The abundance of waterfalls in the Jocassee Gorge region can be attributed to several factors including the hardness of the rock in the area. Another factor is the presence of a plateau area in between the highest part of the mountain range and the rapid decrease in elevation – the Blue Ridge Escarpment – around the South Carolina border. The plateau area allows the rivers to gain volume from the numerous creeks and streams that feed into them. This brings us to another factor, the unusually high rainfall in the area – 80 inches per year – which feeds the creeks and streams which feed the rivers and so on and so forth. There are many waterfalls to explore either by hiking or by boat.
Laurel Fork Falls
The creme de la creme of Lake Jocassee waterfalls — the one that’s more singled out than others in guide books and on maps — is Laurel Fork Falls. This 80-foot beauty has three sections. A small pool makes a nice swimming hole at the base of the middle section, if you’re willing to climb up the rocks to reach it. The lower section tumbles into the lake at the end of a long, finger-like cove and can be reached by boat if the the water’s high enough; otherwise, you’ll have to hoof it along the dry portions of the lake bed and shoreline. The best way to see the upper falls is to tie your boat off at the mouth of the cove and take a section of the Foothills Trail to the overlook — about a mile round trip, and highly recommended.
Many of the falls on Lake Jocassee are unnamed — or unofficially named — smaller falls, found at the end of coves on the northern half of the lake. Two of the more spectacular waterfalls with official names are Wrights Creek Falls and Mills Creek Falls. Wrights Creek Falls has two sections, the lower of which plunges directly into the lake at high water levels. At lower water levels, you can tie off your boat and walk behind the falls. Mills Creek Falls cascades over a sheer rock face, allowing you to pull your boat right up to the splashing water. If you have a pontoon, your kids will love this waterfall: they can play in the waterfall from the front of the boat!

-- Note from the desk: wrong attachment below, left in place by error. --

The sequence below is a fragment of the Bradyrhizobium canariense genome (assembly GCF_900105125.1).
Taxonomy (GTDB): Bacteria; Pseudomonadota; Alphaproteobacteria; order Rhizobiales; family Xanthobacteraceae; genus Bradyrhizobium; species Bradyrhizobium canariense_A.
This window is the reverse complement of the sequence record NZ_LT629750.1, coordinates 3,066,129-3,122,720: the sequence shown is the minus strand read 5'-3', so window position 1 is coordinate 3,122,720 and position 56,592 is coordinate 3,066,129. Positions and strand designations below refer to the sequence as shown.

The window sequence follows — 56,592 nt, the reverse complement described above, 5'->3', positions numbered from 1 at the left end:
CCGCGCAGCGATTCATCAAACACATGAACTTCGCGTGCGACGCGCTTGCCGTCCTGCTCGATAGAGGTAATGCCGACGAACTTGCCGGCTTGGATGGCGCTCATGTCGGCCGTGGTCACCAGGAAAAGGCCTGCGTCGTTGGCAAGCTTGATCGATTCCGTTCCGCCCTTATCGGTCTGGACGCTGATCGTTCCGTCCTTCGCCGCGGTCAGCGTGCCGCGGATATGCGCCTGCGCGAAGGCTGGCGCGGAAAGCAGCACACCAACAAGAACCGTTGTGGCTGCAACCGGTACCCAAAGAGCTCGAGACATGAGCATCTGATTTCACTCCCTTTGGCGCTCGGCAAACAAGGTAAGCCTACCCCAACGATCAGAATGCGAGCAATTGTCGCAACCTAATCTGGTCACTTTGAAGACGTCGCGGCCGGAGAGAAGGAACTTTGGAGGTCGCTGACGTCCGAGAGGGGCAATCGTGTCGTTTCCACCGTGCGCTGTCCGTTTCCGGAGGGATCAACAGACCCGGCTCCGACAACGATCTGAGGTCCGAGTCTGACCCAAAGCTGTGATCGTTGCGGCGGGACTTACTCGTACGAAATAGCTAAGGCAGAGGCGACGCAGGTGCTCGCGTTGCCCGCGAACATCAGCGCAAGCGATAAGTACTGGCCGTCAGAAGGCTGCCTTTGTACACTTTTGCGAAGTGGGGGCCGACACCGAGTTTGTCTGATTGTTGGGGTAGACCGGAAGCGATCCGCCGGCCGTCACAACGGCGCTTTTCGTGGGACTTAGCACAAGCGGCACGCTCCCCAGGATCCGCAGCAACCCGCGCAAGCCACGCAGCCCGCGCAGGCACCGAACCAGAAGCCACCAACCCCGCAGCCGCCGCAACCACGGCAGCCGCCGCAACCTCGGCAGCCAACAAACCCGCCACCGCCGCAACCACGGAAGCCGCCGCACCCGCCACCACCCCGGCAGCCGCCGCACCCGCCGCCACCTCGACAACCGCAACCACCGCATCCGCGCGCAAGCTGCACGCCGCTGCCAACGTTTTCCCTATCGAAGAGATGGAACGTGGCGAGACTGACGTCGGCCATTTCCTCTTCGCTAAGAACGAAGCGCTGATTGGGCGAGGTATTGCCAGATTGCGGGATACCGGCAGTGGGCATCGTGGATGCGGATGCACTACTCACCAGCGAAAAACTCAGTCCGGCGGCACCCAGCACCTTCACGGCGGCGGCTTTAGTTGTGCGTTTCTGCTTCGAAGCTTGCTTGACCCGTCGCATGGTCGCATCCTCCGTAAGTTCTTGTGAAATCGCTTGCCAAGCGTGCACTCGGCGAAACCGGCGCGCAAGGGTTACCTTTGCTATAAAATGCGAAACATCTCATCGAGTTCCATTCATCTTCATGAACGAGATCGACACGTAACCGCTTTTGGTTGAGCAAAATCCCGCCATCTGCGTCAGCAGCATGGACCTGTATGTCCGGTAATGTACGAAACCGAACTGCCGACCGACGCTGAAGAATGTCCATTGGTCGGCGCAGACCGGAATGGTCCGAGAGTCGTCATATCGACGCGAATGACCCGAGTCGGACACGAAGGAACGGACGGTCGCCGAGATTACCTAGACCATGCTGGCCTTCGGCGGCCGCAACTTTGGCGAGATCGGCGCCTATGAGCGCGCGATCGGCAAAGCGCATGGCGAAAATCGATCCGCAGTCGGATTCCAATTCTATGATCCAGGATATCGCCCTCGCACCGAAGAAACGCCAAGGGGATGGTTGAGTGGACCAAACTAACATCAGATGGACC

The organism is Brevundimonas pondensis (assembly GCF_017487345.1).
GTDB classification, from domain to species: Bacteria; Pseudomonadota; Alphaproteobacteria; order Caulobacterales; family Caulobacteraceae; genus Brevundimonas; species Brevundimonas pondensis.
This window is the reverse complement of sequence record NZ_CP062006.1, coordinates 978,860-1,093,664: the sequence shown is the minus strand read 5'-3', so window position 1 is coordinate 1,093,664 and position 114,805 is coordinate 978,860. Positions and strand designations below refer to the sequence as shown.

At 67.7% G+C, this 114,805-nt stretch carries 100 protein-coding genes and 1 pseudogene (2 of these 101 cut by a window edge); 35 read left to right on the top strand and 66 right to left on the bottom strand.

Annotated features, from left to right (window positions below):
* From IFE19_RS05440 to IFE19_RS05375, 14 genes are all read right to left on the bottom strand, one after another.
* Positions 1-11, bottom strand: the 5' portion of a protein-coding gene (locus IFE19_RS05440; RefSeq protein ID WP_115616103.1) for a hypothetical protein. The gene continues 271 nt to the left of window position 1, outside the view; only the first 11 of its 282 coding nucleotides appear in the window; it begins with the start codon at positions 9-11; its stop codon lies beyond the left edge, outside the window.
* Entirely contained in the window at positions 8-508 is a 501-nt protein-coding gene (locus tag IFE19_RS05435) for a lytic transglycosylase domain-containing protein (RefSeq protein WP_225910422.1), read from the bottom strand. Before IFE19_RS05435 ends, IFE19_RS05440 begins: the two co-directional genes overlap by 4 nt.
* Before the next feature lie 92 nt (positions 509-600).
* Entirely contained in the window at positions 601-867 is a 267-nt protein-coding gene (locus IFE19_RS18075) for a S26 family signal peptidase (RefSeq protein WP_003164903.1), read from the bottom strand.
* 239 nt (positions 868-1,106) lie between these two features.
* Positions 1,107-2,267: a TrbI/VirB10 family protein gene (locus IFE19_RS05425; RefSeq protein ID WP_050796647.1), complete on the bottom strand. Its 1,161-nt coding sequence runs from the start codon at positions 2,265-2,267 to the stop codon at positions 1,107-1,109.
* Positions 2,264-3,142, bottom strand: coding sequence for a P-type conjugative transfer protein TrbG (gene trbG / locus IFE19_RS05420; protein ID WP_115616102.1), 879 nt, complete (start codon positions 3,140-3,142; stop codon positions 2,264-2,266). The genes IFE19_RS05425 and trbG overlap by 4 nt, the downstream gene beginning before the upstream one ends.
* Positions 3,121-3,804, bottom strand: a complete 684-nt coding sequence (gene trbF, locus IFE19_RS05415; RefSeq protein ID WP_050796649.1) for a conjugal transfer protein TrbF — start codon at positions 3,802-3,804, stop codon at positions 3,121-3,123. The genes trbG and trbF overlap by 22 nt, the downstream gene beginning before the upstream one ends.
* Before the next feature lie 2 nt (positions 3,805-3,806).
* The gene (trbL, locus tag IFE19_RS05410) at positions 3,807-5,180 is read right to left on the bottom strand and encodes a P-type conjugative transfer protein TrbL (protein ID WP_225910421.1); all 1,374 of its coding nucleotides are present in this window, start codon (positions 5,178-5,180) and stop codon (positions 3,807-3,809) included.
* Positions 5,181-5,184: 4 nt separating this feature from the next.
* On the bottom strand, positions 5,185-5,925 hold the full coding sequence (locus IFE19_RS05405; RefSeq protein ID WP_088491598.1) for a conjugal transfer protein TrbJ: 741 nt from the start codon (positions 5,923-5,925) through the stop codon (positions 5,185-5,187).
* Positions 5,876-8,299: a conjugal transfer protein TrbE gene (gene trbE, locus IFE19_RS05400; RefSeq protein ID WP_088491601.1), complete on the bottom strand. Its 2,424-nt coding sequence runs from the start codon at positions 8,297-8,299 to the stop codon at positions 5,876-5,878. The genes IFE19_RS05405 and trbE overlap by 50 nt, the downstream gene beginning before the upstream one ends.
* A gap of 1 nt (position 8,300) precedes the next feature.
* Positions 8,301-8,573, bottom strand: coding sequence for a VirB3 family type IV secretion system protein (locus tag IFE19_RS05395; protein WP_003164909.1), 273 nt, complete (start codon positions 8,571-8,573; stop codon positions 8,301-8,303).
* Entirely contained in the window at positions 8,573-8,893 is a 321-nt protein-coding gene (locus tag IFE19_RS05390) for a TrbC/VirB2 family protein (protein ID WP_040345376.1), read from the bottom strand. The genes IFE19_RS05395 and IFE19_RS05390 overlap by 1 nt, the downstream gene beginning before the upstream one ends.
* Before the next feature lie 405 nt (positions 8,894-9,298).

You can rent a boat for a waterfall tour from a local outfitter, or you can take a guided tour from someone who knows where to go. Be sure to get a map of waterfall locations if you decide to go it alone; otherwise, you’ll be wasting a lot of gas seeking out waterfalls because Lake Jocassee spreads out in all directions from its wide main body. If you’re willing to spend a little extra, a guided tour will take you directly to the falls. The guide will meet you at the boat ramp, so all you have to do is show up and hop on. Stephanie Couch at Jocessee Keowee Rentals , near the entrance to Devils Fork State Park, rents pontoons and conducts guided waterfall tours of the lake. Give her a call at (864)-704-0004 if interested: she has over 20 years experience on these waters and would love to give your family a memorable waterfall experience!
At the extreme northwest corner of the lake where the Whitewater River flows in, you can’t see the whole of Whitewater Falls from your boat, only its final tumbling rapids. It’s impossible to take in all of Whitewater Falls from one vantage point, but this waterfall is worth mentioning because it’s said to be the highest series of falls east of the Mississippi. The first major section, Upper Whitewater Falls, begins at the top of the Blue Ridge Escarpment in North Carolina; the second, Lower Whitewater Falls, ends at the bottom of the escarpment in South Carolina. Two overlooks, inaccessible from the lake, are worth the drive and the short hike to take a gander at these impressive falls.
- Horsepasture River Falls
- Twin Falls (20 Minutes from Lake Jocassee)
- White Owl
- High Falls
- Big Falls
- Whitewater Falls- a 411 foot drop!
- Laurel Fork Falls- reachable only by boat
And many many more for you to discover!